The Cinta Larga and the curse of the diamonds
"Our land is our spirit," says one of the spiritual and political leaders of the Cinta Larga.
"An indigenous person without land is an indigenous person without soul," he says about the challenges facing this indigenous group in Brazil.
The group lives in the Roosevelt Indigenous Area between the states of Rondonia and Mato Grosso.
The area contains what could be the world's most abundant diamond deposit and it is these riches which are a threat to the traditional way of life of the Cinta Larga.
Under Brazilian law, no mining whatsoever should be carried out in the indigenous territory and yet illegal diamond mining has been taking place here since 1999.
An area measuring 10km by 2km (6.2 miles by 1.2 miles) in size and another adjacent area called Grota do Sossego have already been deforested for mining.
Indigenous rights activists warn that the extent of deforestation could be much greater and amount to as much as 1,000 hectares (2,470 acres).
One of the artisanal mines in the area is Lajes.
An estimated 100m reais ($31.4m; £25.7m) worth of diamonds is currently being extracted from it annually - all of it mined illegally. Geologists from Brazil's Geological Survey calculate that it has the potential to produce more than six times that amount.
They think the mine could yield one million carats of diamonds per year, worth more than $200m.
And Lajes is not the only site with potential riches. A mining company report suggests that the area could have as many as 14 sites of kimberlite, the rocks known to sometimes contain diamonds.
If the estimates were to be confirmed, it would make Roosevelt Indigenous Reserve the world's largest diamond deposit.
The Cinta Larga say that if it was down to them, there would be no illegal mining on their land.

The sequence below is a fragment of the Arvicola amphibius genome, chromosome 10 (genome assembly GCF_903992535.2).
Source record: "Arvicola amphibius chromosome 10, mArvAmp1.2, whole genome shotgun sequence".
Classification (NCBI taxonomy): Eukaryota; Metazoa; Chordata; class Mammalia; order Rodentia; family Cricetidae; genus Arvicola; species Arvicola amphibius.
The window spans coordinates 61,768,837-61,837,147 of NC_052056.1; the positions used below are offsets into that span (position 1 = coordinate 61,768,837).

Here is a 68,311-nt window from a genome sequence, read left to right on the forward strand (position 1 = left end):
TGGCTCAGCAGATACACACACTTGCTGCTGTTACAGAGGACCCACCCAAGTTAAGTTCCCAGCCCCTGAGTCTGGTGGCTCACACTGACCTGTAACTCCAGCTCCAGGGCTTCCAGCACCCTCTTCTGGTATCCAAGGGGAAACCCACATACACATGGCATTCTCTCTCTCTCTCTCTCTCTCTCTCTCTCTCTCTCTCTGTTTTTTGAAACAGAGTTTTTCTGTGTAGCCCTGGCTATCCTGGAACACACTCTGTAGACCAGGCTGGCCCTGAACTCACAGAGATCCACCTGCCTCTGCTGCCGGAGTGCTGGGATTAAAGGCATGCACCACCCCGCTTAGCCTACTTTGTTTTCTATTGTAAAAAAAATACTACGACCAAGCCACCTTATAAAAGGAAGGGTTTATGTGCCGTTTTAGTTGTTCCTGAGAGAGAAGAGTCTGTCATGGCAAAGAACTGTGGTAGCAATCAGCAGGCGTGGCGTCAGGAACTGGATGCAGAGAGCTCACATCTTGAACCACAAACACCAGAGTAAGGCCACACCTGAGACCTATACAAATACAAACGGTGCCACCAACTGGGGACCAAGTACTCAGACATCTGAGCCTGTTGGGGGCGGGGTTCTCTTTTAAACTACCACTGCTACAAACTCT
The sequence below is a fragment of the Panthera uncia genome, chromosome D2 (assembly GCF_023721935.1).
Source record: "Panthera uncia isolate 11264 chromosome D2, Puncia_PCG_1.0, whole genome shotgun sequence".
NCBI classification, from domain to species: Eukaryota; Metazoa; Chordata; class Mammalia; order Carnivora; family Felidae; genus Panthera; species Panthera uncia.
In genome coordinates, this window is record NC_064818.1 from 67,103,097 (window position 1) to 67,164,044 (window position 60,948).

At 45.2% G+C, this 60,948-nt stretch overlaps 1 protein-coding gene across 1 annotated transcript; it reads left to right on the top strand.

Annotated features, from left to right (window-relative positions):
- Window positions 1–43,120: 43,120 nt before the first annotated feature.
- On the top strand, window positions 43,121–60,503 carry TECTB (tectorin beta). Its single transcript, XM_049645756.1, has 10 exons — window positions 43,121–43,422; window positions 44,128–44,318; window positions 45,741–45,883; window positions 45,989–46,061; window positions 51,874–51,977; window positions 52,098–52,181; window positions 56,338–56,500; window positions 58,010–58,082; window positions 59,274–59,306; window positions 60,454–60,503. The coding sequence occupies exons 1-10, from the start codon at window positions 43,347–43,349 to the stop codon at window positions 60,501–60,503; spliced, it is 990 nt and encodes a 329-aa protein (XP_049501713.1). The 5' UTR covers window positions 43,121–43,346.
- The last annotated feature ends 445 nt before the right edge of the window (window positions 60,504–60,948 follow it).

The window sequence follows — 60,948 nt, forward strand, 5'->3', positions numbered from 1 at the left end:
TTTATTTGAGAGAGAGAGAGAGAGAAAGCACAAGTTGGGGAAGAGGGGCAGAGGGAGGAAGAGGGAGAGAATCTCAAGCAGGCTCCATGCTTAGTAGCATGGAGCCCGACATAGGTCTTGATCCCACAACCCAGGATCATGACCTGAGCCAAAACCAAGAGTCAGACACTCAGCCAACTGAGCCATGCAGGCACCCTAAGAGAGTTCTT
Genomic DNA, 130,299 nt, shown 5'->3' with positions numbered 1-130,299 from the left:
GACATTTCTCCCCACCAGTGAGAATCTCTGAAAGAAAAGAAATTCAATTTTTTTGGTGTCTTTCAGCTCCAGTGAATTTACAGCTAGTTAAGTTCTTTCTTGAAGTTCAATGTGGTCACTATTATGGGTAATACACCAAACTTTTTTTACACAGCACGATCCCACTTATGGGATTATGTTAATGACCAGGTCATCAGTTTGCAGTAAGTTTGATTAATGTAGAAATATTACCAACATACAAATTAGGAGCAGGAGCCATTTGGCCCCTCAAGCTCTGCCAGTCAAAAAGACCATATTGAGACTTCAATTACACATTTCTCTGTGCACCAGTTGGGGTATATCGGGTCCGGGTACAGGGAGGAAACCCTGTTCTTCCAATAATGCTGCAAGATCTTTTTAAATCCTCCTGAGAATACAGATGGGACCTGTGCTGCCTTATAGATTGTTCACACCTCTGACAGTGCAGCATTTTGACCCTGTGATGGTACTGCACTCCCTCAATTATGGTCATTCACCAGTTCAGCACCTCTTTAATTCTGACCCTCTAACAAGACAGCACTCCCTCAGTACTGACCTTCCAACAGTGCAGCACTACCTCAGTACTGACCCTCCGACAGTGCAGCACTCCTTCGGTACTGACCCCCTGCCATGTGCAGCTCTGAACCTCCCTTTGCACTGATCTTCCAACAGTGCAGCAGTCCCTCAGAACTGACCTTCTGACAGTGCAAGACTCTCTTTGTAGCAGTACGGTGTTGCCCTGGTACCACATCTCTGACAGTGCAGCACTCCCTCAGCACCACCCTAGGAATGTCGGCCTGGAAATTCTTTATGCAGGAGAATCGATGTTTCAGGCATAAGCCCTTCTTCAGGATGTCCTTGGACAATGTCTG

"The problem is the government does not help us in any way and we are in dire need of a lot of things," a leader who preferred not to give his name explains.
"We don't have any medication or transport and there are no opportunities for us here,."
Those involved in the illegal mining have brought some services to the indigenous community to try to buy the trust of the Cinta Larga and convince them to allow the mining to go ahead on the Cinta Larga's land, he adds.
The riches of the land on which the Cinta Larga live have historically brought them misfortune. Before diamonds were discovered, rubber prospectors killed many of them for their land.
In the most infamous incident, in 1963, dynamite was thrown from a small plane on to a Cinta Larga village on the orders of a rubber plantation owner. The village was wiped out in what became known as the Massacre of the 11th Parallel.
Reginaldo Trindade, who officially defends the interests of the Cinta Larga on behalf of the attorney general's office, says that "the risk of a new genocide is the highest since then" because of the current conflict between the Cinta Larga and the illegal diamond prospectors.
The indigenous group, which once numbered more than 5,000, had dwindled to just 1,758 in the latest census taken in 2012.
The Cinta Larga say that they have to resort to diamond mining and trafficking to survive. The group receives some aid from the Brazilian state but they say it is not nearly enough. In 2014, the Cinta Larga received just under 105,000 reais ($33,000; £27,000), which amounted to about 58 reais ($18; £15) per person.
But the diamond mine has attracted outsiders to the area and with them have come other dangers. Bruno Lima e Silva, a former regional co-ordinator for Brazil's indigenous agency, Funai, says that the Cinta Larga "are the worst affected by the entry of drugs, alcohol, prostitution and violence" which the diamond mining has brought with it.
As the diamonds extracted at Roosevelt are mined illegally, getting them out of the area further attracts smugglers.
The Cinta Larga say the only solution they can see is for the ban on mining in Roosevelt to be lifted, so the stones can be extracted legally.
That way, they could exploit the riches below their land without coming into conflict with the authorities and without attracting the criminal elements currently involved in smuggling the diamonds.
"We want the mine to be legalised," says chief Marcelo Cinta Larga.
Text by Luiz Felipe Silva, photographs by Fellipe Abreu.